The height of frightful abomination was when the devil . . . blinded nearly the whole world with a most pestilential error – the belief that the Mass is a sacrifice . . . It is most clearly proved by the Word of God that this Mass . . . inflicts signal dishonor upon Christ, buries and oppresses his cross, consigns his death to oblivion, takes away the benefit which came to us from it . . .This perversity was unknown to the purer Church . . . It is very certain that the whole of antiquity is against them . . . Augustine himself in many passages interprets it as nothing but a sacrifice of praise . . . Chrysostom also speaks in the same sense . . .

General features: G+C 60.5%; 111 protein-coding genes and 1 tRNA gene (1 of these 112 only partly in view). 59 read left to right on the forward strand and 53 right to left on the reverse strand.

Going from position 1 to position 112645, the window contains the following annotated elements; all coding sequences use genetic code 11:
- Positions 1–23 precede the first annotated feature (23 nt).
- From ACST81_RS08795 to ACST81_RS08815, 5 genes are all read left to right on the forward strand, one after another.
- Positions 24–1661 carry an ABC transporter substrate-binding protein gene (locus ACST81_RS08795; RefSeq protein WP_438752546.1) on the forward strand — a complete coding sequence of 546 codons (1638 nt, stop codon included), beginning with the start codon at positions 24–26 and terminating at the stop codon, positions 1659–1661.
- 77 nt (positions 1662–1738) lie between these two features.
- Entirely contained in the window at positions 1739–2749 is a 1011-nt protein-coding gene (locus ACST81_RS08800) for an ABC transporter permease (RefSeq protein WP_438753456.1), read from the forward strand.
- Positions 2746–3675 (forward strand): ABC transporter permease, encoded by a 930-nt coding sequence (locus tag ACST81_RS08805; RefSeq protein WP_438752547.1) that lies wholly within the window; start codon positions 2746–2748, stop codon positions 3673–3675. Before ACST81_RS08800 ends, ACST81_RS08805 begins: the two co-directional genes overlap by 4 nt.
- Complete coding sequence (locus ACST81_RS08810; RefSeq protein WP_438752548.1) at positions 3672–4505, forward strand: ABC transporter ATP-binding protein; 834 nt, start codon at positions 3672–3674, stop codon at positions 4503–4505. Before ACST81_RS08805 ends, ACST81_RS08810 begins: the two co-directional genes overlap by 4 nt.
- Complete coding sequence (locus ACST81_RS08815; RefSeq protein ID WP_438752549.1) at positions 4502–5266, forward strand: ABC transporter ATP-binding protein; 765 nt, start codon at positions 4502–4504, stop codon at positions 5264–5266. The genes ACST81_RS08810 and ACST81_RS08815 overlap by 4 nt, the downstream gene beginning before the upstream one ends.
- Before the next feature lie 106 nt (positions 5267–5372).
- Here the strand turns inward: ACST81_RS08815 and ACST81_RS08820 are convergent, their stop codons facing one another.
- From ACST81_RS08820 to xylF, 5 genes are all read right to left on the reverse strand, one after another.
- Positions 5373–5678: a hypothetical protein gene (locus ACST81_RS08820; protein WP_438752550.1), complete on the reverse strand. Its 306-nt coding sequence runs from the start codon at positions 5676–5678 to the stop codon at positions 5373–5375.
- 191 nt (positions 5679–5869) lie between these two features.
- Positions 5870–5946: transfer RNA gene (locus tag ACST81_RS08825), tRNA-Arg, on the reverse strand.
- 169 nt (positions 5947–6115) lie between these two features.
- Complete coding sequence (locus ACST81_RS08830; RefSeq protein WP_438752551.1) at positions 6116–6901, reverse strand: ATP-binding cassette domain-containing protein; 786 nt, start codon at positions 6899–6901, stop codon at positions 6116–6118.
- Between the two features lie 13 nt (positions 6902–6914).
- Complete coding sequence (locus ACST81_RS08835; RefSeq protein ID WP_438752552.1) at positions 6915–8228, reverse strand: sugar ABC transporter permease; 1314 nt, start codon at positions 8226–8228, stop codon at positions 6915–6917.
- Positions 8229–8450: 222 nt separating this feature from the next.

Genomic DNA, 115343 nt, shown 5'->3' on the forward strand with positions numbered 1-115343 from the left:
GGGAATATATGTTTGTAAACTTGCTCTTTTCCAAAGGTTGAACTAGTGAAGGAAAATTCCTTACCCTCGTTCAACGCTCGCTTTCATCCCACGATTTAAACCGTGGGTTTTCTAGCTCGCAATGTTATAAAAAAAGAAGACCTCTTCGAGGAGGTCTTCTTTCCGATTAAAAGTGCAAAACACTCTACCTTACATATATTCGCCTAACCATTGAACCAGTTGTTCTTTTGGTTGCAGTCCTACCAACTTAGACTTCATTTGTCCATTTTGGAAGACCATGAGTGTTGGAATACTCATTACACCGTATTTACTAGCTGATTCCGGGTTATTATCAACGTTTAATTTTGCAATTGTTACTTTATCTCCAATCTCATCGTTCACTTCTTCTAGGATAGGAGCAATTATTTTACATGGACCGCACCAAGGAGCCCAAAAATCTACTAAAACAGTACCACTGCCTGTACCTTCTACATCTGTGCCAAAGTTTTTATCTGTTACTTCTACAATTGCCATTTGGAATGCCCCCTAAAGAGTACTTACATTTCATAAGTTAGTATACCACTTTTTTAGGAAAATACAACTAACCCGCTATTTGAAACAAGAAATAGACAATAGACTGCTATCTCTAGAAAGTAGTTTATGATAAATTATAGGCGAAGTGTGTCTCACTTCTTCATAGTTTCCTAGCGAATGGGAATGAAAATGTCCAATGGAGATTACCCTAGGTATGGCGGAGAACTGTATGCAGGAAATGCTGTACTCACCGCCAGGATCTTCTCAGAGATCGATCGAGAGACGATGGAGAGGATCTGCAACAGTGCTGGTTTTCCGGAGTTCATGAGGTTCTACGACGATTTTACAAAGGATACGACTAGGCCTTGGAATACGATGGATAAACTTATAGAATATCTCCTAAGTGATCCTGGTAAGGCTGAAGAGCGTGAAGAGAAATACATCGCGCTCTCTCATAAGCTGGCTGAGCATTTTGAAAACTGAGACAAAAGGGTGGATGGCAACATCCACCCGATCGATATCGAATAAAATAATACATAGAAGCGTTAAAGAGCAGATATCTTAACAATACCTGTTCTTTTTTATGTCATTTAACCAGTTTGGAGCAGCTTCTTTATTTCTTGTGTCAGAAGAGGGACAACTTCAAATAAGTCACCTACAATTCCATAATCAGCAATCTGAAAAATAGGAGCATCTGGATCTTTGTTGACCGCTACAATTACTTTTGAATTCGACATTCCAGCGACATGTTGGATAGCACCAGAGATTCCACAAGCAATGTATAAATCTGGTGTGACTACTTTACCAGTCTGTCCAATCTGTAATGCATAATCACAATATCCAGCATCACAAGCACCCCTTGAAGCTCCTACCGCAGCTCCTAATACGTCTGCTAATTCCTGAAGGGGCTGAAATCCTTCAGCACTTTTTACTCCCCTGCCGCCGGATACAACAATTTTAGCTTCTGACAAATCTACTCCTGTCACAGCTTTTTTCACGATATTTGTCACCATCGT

But I observe that the ancient writers also misinterpreted this memorial . . . because their Supper displayed some appearance of repeated or at least renewed sacrifice . . . I cannot bring myself to condemn them for any impiety; still, I think they cannot be excused for having sinned somewhat in acting as they did. For they have followed the Jewish manner of sacrificing more closely than either Christ had ordained or the nature of the gospel allowed . . .
The Mass . . . from root to top, swarms with every sort of impiety, blasphemy, idolatry, and sacrilege. (106)